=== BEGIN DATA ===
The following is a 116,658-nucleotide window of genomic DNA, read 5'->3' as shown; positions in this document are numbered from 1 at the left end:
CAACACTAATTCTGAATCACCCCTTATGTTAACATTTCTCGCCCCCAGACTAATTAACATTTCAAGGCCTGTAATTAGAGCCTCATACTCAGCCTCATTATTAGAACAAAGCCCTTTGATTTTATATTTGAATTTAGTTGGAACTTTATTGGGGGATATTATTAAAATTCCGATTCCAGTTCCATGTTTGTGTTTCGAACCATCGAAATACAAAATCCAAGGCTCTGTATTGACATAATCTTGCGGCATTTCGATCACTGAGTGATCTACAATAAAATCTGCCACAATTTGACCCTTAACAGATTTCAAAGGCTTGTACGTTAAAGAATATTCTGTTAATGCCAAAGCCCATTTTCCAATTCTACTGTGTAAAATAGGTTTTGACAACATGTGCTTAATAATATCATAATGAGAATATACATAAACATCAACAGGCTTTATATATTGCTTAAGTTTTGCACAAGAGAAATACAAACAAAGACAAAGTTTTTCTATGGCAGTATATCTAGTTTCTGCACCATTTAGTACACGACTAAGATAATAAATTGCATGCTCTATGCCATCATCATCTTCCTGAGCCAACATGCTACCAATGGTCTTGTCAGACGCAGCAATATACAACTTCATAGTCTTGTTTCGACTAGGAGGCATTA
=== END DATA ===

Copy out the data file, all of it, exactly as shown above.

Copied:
The following is a 116,658-nucleotide window of genomic DNA, read 5'->3' as shown; positions in this document are numbered from 1 at the left end:
CAACACTAATTCTGAATCACCCCTTATGTTAACATTTCTCGCCCCCAGACTAATTAACATTTCAAGGCCTGTAATTAGAGCCTCATACTCAGCCTCATTATTAGAACAAAGCCCTTTGATTTTATATTTGAATTTAGTTGGAACTTTATTGGGGGATATTATTAAAATTCCGATTCCAGTTCCATGTTTGTGTTTCGAACCATCGAAATACAAAATCCAAGGCTCTGTATTGACATAATCTTGCGGCATTTCGATCACTGAGTGATCTACAATAAAATCTGCCACAATTTGACCCTTAACAGATTTCAAAGGCTTGTACGTTAAAGAATATTCTGTTAATGCCAAAGCCCATTTTCCAATTCTACTGTGTAAAATAGGTTTTGACAACATGTGCTTAATAATATCATAATGAGAATATACATAAACATCAACAGGCTTTATATATTGCTTAAGTTTTGCACAAGAGAAATACAAACAAAGACAAAGTTTTTCTATGGCAGTATATCTAGTTTCTGCACCATTTAGTACACGACTAAGATAATAAATTGCATGCTCTATGCCATCATCATCTTCCTGAGCCAACATGCTACCAATGGTCTTGTCAGACGCAGCAATATACAACTTCATAGTCTTGTTTCGACTAGGAGGCATTA